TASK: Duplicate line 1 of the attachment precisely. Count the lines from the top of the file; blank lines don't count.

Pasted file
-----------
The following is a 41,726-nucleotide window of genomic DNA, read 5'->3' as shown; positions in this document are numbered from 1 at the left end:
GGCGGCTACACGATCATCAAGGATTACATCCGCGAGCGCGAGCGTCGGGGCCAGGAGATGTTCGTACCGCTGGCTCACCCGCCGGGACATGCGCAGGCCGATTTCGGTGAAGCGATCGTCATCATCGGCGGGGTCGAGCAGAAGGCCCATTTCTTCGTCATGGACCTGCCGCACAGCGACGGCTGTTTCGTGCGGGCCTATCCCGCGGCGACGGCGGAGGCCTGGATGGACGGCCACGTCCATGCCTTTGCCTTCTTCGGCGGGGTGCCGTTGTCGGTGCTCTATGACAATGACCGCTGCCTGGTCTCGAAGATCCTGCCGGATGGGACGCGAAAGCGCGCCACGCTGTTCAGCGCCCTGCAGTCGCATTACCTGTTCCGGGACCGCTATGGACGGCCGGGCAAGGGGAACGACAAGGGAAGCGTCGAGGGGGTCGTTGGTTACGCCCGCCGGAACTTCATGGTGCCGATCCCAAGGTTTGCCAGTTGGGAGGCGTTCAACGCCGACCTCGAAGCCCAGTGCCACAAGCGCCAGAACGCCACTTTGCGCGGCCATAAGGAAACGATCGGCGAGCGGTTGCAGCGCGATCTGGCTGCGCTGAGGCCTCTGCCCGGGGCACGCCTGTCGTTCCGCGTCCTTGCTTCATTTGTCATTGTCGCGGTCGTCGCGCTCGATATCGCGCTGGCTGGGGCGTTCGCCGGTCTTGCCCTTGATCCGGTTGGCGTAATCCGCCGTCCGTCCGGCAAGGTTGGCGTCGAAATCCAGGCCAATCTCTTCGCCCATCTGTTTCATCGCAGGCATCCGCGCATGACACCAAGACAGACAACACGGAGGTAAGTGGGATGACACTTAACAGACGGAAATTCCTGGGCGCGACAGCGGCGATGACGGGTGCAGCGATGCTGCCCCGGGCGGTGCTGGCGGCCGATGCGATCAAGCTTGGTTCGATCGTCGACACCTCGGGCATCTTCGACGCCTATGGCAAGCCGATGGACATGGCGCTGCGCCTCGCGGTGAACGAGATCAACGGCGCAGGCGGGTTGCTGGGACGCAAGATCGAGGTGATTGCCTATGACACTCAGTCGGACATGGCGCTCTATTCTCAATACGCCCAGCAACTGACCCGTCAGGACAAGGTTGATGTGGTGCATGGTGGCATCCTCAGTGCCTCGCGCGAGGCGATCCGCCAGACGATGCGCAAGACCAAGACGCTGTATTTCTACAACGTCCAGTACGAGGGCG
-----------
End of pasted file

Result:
The following is a 41,726-nucleotide window of genomic DNA, read 5'->3' as shown; positions in this document are numbered from 1 at the left end: